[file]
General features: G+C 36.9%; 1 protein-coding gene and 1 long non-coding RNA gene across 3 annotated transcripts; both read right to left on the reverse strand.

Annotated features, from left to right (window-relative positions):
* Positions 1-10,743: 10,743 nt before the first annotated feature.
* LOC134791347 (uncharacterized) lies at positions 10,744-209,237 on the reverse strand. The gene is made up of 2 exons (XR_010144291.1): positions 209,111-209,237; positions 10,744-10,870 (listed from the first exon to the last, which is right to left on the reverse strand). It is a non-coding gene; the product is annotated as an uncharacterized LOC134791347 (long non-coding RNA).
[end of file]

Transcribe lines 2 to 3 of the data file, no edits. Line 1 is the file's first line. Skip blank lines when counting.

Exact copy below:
Annotated features, from left to right (window-relative positions):
* Positions 1-10,743: 10,743 nt before the first annotated feature.